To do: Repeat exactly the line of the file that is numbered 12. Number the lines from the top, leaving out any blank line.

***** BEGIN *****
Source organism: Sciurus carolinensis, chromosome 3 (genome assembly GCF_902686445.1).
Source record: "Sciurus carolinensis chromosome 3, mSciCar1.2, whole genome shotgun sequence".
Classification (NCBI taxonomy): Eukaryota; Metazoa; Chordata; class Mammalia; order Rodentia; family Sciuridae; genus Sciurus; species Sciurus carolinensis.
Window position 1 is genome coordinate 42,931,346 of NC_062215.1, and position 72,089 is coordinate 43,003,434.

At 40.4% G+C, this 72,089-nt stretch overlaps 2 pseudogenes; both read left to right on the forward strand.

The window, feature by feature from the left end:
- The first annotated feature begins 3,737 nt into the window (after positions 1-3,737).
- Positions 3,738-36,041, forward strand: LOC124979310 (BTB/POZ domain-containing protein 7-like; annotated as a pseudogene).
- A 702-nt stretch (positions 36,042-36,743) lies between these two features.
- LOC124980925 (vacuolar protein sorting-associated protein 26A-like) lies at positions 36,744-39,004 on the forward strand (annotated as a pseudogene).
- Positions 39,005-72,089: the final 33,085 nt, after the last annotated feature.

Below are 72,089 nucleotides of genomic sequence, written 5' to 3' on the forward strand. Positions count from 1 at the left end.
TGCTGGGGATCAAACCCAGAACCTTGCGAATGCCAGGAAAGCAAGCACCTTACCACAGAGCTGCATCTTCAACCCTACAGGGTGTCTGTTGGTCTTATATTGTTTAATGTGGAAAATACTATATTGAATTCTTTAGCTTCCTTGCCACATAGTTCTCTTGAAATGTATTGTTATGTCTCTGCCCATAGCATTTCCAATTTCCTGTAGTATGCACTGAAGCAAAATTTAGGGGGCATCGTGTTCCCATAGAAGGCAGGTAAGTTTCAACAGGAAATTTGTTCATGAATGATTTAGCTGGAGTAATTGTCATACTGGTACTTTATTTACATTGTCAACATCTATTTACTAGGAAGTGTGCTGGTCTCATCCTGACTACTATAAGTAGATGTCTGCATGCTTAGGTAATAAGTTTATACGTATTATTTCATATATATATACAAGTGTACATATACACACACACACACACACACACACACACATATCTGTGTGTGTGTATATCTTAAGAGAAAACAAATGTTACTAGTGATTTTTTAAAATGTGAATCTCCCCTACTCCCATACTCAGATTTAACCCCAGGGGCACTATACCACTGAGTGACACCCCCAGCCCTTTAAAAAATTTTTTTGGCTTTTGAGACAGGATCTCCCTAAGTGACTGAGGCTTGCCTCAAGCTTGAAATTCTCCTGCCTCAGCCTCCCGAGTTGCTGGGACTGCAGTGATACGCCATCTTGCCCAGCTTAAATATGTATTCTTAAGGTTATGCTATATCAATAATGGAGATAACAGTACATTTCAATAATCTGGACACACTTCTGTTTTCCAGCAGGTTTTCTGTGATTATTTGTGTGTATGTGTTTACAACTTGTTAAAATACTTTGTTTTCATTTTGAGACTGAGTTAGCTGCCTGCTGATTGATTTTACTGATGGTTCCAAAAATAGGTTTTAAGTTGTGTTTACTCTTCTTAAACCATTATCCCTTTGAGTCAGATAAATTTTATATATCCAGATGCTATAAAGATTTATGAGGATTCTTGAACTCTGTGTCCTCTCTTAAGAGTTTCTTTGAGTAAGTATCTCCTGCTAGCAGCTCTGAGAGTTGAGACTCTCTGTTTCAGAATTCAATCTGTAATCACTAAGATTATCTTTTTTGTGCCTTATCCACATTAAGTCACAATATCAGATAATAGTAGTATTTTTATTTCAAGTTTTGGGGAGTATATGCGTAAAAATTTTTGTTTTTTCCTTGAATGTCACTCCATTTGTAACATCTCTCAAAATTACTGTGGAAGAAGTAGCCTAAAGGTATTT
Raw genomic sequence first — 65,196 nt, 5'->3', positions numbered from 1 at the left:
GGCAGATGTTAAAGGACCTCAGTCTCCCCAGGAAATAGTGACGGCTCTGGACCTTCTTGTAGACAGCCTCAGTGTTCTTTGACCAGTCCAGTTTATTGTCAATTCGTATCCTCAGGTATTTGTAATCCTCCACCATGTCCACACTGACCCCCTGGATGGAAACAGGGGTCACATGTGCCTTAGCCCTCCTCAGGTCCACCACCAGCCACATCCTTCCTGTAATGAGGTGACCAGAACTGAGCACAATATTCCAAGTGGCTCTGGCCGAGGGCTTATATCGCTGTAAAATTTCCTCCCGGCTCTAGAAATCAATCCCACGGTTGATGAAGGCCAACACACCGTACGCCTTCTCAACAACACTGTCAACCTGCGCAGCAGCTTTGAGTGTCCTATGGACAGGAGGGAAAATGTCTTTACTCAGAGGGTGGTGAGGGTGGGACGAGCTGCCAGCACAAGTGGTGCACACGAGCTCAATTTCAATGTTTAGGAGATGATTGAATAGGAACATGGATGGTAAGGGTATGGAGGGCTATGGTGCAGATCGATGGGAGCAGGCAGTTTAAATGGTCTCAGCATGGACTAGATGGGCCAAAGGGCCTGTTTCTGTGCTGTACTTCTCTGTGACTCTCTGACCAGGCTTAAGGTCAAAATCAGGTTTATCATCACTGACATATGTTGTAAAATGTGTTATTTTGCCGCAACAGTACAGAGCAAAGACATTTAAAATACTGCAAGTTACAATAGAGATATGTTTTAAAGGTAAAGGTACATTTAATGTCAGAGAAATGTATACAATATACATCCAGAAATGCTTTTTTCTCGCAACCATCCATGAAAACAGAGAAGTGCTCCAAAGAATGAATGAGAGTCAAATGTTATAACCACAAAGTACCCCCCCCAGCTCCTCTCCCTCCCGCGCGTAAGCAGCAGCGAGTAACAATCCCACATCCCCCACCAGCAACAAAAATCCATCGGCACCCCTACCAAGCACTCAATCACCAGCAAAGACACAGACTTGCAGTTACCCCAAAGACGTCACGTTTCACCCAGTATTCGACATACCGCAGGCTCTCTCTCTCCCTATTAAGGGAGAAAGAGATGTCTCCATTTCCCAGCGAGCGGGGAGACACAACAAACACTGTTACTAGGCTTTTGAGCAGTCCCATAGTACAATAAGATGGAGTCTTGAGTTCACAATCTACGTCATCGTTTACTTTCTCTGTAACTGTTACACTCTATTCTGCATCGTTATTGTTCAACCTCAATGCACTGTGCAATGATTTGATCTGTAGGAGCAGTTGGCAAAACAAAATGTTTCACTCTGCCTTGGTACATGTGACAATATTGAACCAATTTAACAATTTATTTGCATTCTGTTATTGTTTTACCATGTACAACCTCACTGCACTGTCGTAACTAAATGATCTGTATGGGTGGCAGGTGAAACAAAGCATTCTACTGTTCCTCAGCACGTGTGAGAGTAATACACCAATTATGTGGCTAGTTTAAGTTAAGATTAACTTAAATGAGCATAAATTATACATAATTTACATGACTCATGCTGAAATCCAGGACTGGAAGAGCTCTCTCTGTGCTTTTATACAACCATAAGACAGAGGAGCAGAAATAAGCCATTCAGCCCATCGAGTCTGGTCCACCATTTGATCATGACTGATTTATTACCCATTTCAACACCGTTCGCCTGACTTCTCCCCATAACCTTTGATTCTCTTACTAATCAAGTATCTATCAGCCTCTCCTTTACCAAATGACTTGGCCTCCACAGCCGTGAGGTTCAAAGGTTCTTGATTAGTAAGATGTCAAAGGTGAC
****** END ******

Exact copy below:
Below are 72,089 nucleotides of genomic sequence, written 5' to 3' on the forward strand. Positions count from 1 at the left end.